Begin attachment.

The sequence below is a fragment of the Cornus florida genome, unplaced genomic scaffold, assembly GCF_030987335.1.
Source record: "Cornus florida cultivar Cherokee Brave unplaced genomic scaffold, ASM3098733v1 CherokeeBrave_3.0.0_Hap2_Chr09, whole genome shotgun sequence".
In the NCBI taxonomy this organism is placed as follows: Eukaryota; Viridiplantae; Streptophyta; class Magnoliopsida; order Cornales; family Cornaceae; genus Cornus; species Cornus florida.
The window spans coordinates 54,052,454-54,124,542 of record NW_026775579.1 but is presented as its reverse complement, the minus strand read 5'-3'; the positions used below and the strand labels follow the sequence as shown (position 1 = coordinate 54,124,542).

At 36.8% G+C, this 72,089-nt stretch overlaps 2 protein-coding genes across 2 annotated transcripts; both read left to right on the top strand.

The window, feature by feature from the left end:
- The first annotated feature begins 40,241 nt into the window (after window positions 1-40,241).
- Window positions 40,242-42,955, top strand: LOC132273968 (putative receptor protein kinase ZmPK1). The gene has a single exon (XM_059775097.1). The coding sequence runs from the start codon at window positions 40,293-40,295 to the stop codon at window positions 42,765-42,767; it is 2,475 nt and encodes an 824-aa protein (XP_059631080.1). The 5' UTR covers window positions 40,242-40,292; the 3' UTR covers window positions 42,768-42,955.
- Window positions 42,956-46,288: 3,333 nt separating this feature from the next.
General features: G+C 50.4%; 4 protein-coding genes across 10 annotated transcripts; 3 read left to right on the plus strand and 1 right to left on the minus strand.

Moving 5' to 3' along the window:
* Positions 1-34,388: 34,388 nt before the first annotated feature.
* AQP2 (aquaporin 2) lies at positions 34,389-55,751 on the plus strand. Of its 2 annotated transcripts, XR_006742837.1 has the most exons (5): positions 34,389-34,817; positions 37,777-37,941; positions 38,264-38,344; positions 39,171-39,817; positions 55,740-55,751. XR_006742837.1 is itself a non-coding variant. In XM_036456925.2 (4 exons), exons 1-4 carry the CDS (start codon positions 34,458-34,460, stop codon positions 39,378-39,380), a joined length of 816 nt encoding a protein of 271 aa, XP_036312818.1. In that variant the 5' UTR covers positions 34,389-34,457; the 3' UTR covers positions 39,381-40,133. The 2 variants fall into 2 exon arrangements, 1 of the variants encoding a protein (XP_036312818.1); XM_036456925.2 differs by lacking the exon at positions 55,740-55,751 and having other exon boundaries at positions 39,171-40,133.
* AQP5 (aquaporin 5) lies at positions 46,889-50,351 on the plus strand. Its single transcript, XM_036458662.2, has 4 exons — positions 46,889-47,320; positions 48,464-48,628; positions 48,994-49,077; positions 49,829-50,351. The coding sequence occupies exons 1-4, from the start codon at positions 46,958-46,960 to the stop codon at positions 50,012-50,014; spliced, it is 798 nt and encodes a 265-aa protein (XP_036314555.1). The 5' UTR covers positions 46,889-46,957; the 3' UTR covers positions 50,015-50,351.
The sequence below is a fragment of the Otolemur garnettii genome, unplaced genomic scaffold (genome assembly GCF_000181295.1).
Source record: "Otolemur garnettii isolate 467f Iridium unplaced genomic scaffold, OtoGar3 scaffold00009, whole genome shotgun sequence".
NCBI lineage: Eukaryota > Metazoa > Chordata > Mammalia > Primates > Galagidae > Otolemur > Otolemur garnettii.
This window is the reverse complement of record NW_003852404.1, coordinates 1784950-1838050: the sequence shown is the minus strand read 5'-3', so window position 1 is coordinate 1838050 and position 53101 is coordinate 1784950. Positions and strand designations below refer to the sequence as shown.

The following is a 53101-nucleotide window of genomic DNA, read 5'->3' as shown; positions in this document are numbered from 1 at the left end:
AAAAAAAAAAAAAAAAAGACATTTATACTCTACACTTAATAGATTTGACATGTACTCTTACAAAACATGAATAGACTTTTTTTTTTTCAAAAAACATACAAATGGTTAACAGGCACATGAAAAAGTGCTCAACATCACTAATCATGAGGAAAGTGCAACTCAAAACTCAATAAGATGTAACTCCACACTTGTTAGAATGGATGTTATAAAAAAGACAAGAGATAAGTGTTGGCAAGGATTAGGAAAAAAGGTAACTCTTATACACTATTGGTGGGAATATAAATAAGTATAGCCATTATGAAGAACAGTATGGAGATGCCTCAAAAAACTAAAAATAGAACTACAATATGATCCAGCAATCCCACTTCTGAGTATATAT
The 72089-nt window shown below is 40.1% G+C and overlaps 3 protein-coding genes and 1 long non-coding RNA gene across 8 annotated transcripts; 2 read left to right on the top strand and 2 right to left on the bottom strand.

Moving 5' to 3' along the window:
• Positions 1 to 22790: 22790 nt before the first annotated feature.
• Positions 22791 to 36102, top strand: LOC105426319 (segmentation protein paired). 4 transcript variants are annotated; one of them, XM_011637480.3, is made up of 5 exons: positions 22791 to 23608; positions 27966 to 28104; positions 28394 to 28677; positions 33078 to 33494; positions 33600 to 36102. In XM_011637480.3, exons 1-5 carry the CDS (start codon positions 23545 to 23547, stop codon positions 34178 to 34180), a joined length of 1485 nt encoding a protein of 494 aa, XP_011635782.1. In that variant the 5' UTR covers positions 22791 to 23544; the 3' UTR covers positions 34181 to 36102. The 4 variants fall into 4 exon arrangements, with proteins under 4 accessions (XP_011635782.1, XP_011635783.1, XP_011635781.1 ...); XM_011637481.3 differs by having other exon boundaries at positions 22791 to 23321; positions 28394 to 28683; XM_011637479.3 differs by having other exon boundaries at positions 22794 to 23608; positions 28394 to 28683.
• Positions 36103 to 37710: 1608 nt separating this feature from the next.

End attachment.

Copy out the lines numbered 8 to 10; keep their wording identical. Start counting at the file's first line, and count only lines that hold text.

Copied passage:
- Window positions 40,242-42,955, top strand: LOC132273968 (putative receptor protein kinase ZmPK1). The gene has a single exon (XM_059775097.1). The coding sequence runs from the start codon at window positions 40,293-40,295 to the stop codon at window positions 42,765-42,767; it is 2,475 nt and encodes an 824-aa protein (XP_059631080.1). The 5' UTR covers window positions 40,242-40,292; the 3' UTR covers window positions 42,768-42,955.
- Window positions 42,956-46,288: 3,333 nt separating this feature from the next.
General features: G+C 50.4%; 4 protein-coding genes across 10 annotated transcripts; 3 read left to right on the plus strand and 1 right to left on the minus strand.